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Aberdeen council mulls role in Rt. 7 rezoning

The Aberdeen Cityl Council is mulling its role in a rezoning request for properties along Route 7.
The Aberdeen Cityl Council is mulling its role in a rezoning request for properties along Route 7. (Bryna Zumer | Aegis staff)

The Aberdeen City Council is mulling the role its members would have to play as a semi-judicial body when deciding whether to rezone two parcels off of Old Philadelphia Road for industrial use.

While the council generally sits as a legislative body, "in this particular case with rezoning, you are acting as a quasi-judicial body and you must approach this requirement slightly differently," City Manager Doug Miller said at a Monday work session.

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The owners of two parcels across from Walmart, known as the Pomeroy properties, are asking the city to rezone the sites to allow for M1, light industrial use.

In a recent presentation, the family tried to show the council that rezoning the sites from M2 in 2009 was a mistake. In order for the rezoning to be approved now, there must be proof of either a mistake in the zoning or a substantial change in the character of the neighborhood.

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Sitting as quasi-judges, the council may only review the evidence submitted: the Pomeroys' presentation, unapproved minutes from a March public hearing, a staff report from Planning and Community Development Director Phyllis Grover on the history of zoning at the site and the minutes of a planning commission meeting in February that recommended approving the zoning change, Miller said.

The parcels, totaling about 38 acres, have at least one historical property, "but the site has always been used as agriculture and farmed over the years," Grover said.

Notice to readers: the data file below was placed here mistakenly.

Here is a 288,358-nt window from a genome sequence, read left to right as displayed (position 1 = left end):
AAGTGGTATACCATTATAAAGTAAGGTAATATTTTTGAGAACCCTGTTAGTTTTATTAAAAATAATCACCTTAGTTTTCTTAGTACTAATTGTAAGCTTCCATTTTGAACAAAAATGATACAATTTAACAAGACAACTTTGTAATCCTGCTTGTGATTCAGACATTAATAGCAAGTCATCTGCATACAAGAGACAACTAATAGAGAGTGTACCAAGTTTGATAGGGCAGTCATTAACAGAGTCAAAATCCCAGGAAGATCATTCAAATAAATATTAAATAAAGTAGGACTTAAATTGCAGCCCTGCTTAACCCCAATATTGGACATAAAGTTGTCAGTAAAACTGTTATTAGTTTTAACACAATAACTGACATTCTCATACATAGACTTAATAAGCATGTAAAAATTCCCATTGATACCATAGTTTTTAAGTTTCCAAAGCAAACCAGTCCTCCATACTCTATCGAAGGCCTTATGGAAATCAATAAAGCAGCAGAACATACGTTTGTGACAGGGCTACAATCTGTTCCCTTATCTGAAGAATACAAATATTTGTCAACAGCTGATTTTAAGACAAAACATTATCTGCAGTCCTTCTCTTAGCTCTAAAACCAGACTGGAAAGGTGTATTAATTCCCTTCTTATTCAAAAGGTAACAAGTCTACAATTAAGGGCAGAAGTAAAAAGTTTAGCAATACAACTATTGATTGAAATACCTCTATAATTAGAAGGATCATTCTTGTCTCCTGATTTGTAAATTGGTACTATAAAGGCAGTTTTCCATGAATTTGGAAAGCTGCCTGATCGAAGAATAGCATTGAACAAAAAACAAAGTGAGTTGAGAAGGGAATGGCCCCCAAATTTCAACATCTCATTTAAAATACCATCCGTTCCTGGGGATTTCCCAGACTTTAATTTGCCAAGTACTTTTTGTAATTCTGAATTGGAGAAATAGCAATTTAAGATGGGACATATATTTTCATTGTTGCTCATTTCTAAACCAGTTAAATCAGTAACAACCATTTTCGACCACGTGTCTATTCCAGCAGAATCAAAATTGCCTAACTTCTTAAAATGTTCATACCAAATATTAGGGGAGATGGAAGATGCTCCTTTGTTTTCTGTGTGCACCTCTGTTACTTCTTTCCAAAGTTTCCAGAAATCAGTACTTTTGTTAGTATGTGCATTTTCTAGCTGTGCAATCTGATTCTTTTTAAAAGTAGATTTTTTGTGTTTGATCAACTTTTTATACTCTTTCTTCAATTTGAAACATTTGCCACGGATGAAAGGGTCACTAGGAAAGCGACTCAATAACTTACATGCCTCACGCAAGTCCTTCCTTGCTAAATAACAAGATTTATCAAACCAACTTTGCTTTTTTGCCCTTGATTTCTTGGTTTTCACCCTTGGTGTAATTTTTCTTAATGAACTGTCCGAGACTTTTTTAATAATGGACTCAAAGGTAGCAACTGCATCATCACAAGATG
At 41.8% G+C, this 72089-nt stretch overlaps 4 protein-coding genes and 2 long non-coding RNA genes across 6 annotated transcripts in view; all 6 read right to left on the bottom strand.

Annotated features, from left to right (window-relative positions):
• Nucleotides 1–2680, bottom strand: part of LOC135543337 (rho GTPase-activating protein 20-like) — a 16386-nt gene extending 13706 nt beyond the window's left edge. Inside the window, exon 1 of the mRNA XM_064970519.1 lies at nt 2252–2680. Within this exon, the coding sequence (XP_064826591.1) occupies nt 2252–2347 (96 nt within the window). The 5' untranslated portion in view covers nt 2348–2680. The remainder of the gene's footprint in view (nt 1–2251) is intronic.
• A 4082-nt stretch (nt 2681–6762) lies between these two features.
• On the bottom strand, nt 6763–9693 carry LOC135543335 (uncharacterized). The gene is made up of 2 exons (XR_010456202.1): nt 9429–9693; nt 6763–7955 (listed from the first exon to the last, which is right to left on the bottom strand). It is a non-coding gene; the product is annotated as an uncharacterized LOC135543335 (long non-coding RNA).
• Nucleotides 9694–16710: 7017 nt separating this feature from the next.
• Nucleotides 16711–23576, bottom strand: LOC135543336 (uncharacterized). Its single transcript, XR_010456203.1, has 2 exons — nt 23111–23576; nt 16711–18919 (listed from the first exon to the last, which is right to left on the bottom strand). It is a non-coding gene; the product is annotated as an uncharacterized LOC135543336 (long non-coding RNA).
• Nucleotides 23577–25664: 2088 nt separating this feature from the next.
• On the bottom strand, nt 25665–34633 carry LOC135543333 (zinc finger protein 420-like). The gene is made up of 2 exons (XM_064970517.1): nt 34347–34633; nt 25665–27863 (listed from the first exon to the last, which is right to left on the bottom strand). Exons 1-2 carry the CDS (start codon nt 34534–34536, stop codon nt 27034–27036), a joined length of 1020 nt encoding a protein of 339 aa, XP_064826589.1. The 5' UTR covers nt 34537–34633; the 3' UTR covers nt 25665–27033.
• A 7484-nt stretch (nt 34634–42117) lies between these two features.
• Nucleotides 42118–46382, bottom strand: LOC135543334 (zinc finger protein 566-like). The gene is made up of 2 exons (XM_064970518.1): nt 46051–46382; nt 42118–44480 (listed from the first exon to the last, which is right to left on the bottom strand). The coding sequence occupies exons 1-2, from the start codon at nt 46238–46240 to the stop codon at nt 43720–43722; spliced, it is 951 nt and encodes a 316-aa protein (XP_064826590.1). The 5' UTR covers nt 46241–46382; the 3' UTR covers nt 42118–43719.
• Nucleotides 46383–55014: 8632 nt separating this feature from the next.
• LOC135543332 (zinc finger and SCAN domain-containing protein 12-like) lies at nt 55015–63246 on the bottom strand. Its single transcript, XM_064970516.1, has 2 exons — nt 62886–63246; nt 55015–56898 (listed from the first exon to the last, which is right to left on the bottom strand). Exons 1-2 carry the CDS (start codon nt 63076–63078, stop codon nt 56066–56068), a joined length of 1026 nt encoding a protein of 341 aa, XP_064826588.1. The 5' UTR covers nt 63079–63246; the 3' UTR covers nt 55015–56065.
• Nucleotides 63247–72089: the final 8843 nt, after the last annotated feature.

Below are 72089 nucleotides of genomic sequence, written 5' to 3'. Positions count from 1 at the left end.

Councilwoman Ruth Ann Young wondered about the zoning of other properties nearby. Grover said a nearby proposed retail area, as well as the Home2 Suites hotel, are zoned B3.

"There is a mix of M1 and B3 uses along that Maryland 7/715 area," Grover said.

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Miller clarified the council would need to keep their focus on the evidence and whether it shows a mistake was made in granting B3 zoning.

Councilman Stephen Smith seemed skeptical about the Pomeroys' request, wondering: "Every time a piece of property doesn't sell the way someone wants to, are we going to go through this song and dance with rezoning?"

Several council members replied that would not be the case. Councilwoman Sandra Landbeck said the point is that a change in the economic climate does not equate to a mistake in zoning.

Landbeck argued with the Pomeroys presentation, which she said assumed they knew the reason the planning commission originally changed the zoning for BRAC-related reasons in 2009.

Miller, however, said the burden of proof is with the applicants and the council must take the presentation at face value, without bringing in any new evidence.

Flood insurance caps

Also at the work session, Grover said a review of the county's flood maps is underway.

The county will hold an open house Thursday to let the public view newly-updated Federal Emergency Management Agency flood maps. FEMA representatives, as well as those from Harford County and municipalities, will be on hand to answer questions about flood insurance options and the flood maps.

The meeting will run from 5 p.m. to 8 p.m. at Harford Community College.

Grover said the city has many properties that pay flood insurance and Aberdeen has flood insurance caps that have not been updated since 2000.

She said letters and postcards went out to residents about the meeting, noting it is the county's first such meeting. The city will have its own table at the event.

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